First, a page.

For primary prophylaxis of variceal bleeding, a meta-analysis by Lo et al found that there is no difference in bleeding related and all-cause mortality rates between β-blockers and endoscopic variceal ligation (EVL), and there is also no evidence that the combination therapy (β-blockers and EVL) is superior to monotherapy.[4]

Following an acute episode of variceal bleed, patients are at a high risk of rebleeding. The risk of rebleeding after 1 year is 60%, with a mortality rate of 33%. All patients should therefore receive nonselective β-blocker in combination with surveillance oesophagogastroduodenoscopy (OGD) to achieve the obliteration of EV.[5]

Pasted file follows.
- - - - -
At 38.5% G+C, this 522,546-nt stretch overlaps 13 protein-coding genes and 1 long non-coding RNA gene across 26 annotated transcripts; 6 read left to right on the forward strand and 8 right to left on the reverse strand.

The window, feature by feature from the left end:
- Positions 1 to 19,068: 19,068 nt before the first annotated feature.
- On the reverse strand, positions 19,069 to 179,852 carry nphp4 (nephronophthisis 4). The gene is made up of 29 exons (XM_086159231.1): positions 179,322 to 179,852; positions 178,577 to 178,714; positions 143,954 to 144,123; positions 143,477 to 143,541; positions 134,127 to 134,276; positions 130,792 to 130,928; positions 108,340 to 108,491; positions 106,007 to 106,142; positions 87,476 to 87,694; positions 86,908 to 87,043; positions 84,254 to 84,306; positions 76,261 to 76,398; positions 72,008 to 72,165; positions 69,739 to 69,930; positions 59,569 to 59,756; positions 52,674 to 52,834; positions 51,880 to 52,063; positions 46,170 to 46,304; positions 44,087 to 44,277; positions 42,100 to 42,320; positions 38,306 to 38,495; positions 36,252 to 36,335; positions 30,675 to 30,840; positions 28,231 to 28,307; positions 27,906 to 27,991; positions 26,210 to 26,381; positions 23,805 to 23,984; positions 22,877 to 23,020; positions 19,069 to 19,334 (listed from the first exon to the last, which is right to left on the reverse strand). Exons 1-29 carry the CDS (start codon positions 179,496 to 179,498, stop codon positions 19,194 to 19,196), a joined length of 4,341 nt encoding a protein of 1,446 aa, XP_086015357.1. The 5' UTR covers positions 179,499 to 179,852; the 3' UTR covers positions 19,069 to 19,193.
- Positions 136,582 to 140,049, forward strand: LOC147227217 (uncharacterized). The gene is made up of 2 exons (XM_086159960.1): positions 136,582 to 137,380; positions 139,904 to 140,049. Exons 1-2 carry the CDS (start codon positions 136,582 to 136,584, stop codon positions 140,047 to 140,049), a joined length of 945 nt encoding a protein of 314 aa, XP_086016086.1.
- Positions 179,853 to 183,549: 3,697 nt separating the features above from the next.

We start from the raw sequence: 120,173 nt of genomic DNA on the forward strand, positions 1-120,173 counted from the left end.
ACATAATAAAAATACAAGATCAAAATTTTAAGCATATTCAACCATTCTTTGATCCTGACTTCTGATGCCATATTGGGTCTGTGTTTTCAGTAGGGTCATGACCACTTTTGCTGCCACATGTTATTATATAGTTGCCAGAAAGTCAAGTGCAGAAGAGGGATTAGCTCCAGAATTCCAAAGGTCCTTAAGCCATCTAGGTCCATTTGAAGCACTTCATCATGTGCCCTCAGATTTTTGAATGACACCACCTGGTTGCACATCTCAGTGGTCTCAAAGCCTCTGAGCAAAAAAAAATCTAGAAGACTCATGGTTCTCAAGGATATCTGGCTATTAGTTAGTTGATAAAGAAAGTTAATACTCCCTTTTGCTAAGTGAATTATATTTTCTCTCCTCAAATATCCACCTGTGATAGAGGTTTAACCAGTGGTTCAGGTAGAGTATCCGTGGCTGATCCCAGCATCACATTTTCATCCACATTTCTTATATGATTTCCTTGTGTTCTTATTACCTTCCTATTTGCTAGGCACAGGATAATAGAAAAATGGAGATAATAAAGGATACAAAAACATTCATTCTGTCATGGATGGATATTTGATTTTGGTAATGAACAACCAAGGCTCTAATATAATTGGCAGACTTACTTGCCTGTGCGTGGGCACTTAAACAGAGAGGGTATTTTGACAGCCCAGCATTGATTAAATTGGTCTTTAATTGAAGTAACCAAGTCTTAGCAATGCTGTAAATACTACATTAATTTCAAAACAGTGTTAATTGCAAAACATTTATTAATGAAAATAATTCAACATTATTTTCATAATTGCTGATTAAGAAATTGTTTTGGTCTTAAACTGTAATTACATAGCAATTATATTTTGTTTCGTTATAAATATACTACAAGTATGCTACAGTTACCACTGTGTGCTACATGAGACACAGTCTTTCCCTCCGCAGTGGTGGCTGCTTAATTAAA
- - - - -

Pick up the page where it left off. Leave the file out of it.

Though there are differences in etiological profile, management strategies, and outcomes on acute variceal bleed worldwide, Baveno (updated VI) consensus[6] and the NICE Guidelines on Acute Upper GI bleeding[7] are now widely accepted for the management of variceal bleeding. Despite improved outcomes after variceal bleed, few other factors such as duration of vasoactive drug (terlipressin, somatostatin, and octreotide) therapy after EVL, use of proton pump inhibitor, primary prophylaxis for gastric varices, antibiotic requirement and duration, timing of endoscopy, etc may contribute to reduce the mortality associated with variceal bleed management which remain unclear. Indian studies on the audit of prognostic indicators, management and outcomes of acute variceal bleed management are scarce.